LL-AS03


Ecological refugees: movements of people from marginalized regions due to environmental problems [Commission for Marginalization and Global Apartheid and Commission for Anthropology and Environment) 
Convenors:
Subhadra Channa (Delhi University)
Heather OLeary (Washington University in St Louis)
Stream:
Living landscapes: Anthropocene/Paysages vivants: Anthropocène
Location:
VNR 2027
Start time:
4 May, 2017 at 14:00 (UTC+0)
Session slots:
2

Short Abstract:

This panel invites papers on the forced movements of the poor and marginalized people from environments threatened by climate change and anthropogenic causes.

Long Abstract

In recent times millions of people are living in environments that are continuously threatened by climate change and other anthropogenic activities that cause floods, submergence of land, deforestation, volcanic eruptions and storms; leading to movements of populations. These are most often the people who are also on the margins of society because of their poverty, social and political marginalization, who do not get any support when their livelihoods disappear or their lands are submerged or rendered uneconomic. The people living in closest association with the environment, namely the indigenous and tribes, are the most vulnerable as they feel even the slightest variations in their habitat as a direct loss. In the name of modernity and development these habitat and the people native to them, like small island dwellers, forest and mountain dwellers often suffer devastation, when dams are built, mining takes place or massive urbanization dries up ground water or causes loss of vegetation.

Pushed out of their original habitats these people are forced to migrate to cities or other locales where the indigenous knowledge and skills acquired by them are deemed useless and they find themselves at the bottom of the economic hierarchy, struggling for survival in hostile environments. This panel invites papers that illuminate cases of such displacements and migrations as well as probes the power hierarchies and inequalities that are causative of both environmental degradation and the exploitation of resources of marginal people.

Accepted papers:

Author:

Iswar Chandra Naik (KIIT University )

Paper short abstract:

The failure of the developmental model, many people’s movements have emerged for evolving strategies. However, the development, marginalization and people’s movements in Odisha has been the subject of debates and discussions, both at national and international level.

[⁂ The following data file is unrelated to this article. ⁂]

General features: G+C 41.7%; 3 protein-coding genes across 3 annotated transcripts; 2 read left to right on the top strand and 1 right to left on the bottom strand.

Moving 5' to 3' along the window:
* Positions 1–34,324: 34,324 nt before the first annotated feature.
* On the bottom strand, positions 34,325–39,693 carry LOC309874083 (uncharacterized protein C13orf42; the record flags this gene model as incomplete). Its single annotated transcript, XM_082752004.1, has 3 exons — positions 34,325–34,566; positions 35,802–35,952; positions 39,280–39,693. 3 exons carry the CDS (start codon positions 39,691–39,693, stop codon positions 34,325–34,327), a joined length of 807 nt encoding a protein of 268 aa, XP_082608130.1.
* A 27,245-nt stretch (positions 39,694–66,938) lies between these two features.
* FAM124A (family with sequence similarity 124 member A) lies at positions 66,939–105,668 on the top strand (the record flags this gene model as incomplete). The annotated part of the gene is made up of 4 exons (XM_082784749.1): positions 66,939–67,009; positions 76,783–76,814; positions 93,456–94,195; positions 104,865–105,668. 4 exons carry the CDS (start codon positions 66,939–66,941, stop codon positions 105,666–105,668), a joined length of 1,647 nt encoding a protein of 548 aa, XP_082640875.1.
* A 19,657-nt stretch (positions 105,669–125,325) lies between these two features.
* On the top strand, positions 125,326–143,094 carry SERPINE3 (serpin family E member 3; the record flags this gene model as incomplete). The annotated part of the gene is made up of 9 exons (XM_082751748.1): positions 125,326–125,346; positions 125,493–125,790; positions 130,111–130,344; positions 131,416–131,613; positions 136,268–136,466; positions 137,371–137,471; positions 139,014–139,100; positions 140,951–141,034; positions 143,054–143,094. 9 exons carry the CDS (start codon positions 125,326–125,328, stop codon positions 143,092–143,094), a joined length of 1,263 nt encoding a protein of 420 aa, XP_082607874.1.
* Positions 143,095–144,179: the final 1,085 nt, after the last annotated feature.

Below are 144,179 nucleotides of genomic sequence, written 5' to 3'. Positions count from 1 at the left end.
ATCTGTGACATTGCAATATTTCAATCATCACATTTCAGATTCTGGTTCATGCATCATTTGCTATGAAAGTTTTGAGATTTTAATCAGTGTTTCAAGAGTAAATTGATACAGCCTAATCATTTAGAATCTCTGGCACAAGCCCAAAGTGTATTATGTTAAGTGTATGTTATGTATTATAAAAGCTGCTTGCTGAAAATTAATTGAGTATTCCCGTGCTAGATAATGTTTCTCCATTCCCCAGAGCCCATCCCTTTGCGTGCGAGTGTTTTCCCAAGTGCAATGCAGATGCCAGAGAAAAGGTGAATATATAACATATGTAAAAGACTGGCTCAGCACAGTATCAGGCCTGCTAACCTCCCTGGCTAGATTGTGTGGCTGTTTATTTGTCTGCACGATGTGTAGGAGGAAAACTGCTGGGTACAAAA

Paper long abstract:

The present developmental process has failed to end the deprivation faced by marginalized communities in Odisha. In fact it has contributed to the social reproduction of marginalization. This has far reaching consequences for the people who are still dependent on nature for their survival. In India, due to its peculiar socio-historical conditions, the over-utilization of natural resources proves beneficial only to a small group of people. The developmental goals are fulfilled by diverting the resources away from the survival needs of the majority. In every society there are some sections of people who are deprived of socio-economic opportunities for their sustenance and are victims of social, cultural and political exclusion. In Odisha the marginalized communities are rural poor, scheduled tribes and scheduled castes, manual workers in unorganized sector, women, physically challenge, etc. The marginalized communities have been excluded from the development process of Odisha.

This study argue that the present model of development paradigm in Odisha is practically marginalized the tribal and dalit people in the name of economic growth and depriving their traditional means of livelihood by establishing mineral-based industries and construction of big dams in the tribal areas of Odisha. In the name of industrialization and the country's economic development, the Bhadralok capitalists in Odisha are taking over the life and livelihood of the tribal people and pushing them into a further impoverished which displacing them from their land and homes, losing their culture and identities.

Author:

Goro Yamazaki (Osaka University)

Paper short abstract:

This paper explore the progress of population decreases from the perspective of the transformation of the local community and discuss how human and non-human actors alike articulate a society that is totally different from that of modern society.

Paper long abstract:

The population of Japan started to decrease in 2015 and it is estimated that around 900 rural communities will disappear in the next 30 years because of the population decrease. In this paper I will explore the progress of such population decreases from the perspective of the transformation of the local community and discuss how human and non-human actors alike -- i.e. animals, river currents, mountain forests, empty houses --articulate a society that is totally different from that of modern society.